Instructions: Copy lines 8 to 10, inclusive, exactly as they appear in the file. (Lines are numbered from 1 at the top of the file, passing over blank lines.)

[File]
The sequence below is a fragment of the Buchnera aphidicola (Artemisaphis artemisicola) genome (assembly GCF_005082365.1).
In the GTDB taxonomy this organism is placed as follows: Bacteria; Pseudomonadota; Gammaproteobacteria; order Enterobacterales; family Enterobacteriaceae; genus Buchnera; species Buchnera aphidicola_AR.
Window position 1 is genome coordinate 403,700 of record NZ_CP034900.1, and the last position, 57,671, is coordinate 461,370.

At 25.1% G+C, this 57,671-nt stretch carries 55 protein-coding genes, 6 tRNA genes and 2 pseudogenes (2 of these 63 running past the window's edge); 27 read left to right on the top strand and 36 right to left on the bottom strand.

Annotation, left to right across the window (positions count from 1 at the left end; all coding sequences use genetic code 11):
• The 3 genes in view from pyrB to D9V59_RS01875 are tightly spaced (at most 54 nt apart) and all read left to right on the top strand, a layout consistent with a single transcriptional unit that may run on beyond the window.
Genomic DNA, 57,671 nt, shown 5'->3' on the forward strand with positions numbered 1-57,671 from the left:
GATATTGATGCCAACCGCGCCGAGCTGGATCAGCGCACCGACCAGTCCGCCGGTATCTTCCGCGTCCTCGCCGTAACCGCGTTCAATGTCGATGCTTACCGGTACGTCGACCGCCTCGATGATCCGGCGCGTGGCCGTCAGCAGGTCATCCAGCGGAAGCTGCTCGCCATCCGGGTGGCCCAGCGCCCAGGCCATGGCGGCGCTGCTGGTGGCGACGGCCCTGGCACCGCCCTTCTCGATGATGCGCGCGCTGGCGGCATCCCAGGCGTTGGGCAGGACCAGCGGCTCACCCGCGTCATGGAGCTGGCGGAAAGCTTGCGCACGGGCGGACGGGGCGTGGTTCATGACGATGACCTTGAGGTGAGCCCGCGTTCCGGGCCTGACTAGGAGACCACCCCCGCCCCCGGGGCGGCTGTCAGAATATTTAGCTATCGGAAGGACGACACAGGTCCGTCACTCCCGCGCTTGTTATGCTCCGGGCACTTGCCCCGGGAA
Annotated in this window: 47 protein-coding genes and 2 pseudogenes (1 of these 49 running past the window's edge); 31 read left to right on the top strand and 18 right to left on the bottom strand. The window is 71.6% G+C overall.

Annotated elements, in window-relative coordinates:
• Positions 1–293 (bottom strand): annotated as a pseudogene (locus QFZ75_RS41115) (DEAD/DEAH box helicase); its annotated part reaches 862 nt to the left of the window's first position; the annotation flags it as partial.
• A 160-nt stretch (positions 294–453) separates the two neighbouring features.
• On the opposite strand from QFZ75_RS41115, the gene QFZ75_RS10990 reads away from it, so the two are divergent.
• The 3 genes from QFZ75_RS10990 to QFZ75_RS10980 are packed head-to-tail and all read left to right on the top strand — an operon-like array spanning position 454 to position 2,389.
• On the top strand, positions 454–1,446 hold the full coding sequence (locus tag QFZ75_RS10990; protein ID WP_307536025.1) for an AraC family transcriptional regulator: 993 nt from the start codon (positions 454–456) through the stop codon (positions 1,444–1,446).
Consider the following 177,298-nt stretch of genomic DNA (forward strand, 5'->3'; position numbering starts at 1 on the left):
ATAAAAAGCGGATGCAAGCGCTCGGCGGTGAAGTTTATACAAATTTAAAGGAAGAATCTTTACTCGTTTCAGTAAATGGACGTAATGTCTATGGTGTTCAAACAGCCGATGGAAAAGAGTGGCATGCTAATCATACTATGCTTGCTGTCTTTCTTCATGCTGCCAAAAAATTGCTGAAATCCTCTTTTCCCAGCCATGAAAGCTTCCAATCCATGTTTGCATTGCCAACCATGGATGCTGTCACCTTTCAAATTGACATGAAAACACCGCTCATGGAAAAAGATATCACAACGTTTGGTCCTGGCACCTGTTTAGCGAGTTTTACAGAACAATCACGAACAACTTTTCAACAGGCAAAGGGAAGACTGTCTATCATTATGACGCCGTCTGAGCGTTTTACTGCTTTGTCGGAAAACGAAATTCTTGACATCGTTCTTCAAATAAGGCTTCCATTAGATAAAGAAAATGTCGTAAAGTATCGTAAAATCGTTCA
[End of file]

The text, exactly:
GATATTGATGCCAACCGCGCCGAGCTGGATCAGCGCACCGACCAGTCCGCCGGTATCTTCCGCGTCCTCGCCGTAACCGCGTTCAATGTCGATGCTTACCGGTACGTCGACCGCCTCGATGATCCGGCGCGTGGCCGTCAGCAGGTCATCCAGCGGAAGCTGCTCGCCATCCGGGTGGCCCAGCGCCCAGGCCATGGCGGCGCTGCTGGTGGCGACGGCCCTGGCACCGCCCTTCTCGATGATGCGCGCGCTGGCGGCATCCCAGGCGTTGGGCAGGACCAGCGGCTCACCCGCGTCATGGAGCTGGCGGAAAGCTTGCGCACGGGCGGACGGGGCGTGGTTCATGACGATGACCTTGAGGTGAGCCCGCGTTCCGGGCCTGACTAGGAGACCACCCCCGCCCCCGGGGCGGCTGTCAGAATATTTAGCTATCGGAAGGACGACACAGGTCCGTCACTCCCGCGCTTGTTATGCTCCGGGCACTTGCCCCGGGAA
Annotated in this window: 47 protein-coding genes and 2 pseudogenes (1 of these 49 running past the window's edge); 31 read left to right on the top strand and 18 right to left on the bottom strand. The window is 71.6% G+C overall.

Annotated elements, in window-relative coordinates: